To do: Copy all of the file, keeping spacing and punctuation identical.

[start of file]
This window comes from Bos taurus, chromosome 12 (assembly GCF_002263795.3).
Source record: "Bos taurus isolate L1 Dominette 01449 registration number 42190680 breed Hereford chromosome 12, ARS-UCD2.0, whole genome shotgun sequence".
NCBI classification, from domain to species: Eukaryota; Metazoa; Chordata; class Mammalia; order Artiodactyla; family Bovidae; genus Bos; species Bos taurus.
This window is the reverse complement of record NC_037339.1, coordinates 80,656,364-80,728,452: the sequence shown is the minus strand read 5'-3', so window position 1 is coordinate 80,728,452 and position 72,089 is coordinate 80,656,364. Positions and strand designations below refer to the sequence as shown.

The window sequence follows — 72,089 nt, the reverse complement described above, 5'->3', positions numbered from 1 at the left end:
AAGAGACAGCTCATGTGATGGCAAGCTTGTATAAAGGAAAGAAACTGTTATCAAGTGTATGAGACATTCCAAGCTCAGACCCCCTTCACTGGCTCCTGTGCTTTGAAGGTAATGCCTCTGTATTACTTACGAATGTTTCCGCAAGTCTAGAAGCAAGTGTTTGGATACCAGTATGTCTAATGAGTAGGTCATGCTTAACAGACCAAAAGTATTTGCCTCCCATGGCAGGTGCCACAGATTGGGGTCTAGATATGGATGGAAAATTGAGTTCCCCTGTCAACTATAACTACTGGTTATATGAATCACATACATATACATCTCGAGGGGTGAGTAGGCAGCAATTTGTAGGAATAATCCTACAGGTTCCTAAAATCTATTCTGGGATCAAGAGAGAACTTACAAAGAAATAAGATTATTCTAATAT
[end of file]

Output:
This window comes from Bos taurus, chromosome 12 (assembly GCF_002263795.3).
Source record: "Bos taurus isolate L1 Dominette 01449 registration number 42190680 breed Hereford chromosome 12, ARS-UCD2.0, whole genome shotgun sequence".
NCBI classification, from domain to species: Eukaryota; Metazoa; Chordata; class Mammalia; order Artiodactyla; family Bovidae; genus Bos; species Bos taurus.
This window is the reverse complement of record NC_037339.1, coordinates 80,656,364-80,728,452: the sequence shown is the minus strand read 5'-3', so window position 1 is coordinate 80,728,452 and position 72,089 is coordinate 80,656,364. Positions and strand designations below refer to the sequence as shown.

The window sequence follows — 72,089 nt, the reverse complement described above, 5'->3', positions numbered from 1 at the left end:
AAGAGACAGCTCATGTGATGGCAAGCTTGTATAAAGGAAAGAAACTGTTATCAAGTGTATGAGACATTCCAAGCTCAGACCCCCTTCACTGGCTCCTGTGCTTTGAAGGTAATGCCTCTGTATTACTTACGAATGTTTCCGCAAGTCTAGAAGCAAGTGTTTGGATACCAGTATGTCTAATGAGTAGGTCATGCTTAACAGACCAAAAGTATTTGCCTCCCATGGCAGGTGCCACAGATTGGGGTCTAGATATGGATGGAAAATTGAGTTCCCCTGTCAACTATAACTACTGGTTATATGAATCACATACATATACATCTCGAGGGGTGAGTAGGCAGCAATTTGTAGGAATAATCCTACAGGTTCCTAAAATCTATTCTGGGATCAAGAGAGAACTTACAAAGAAATAAGATTATTCTAATAT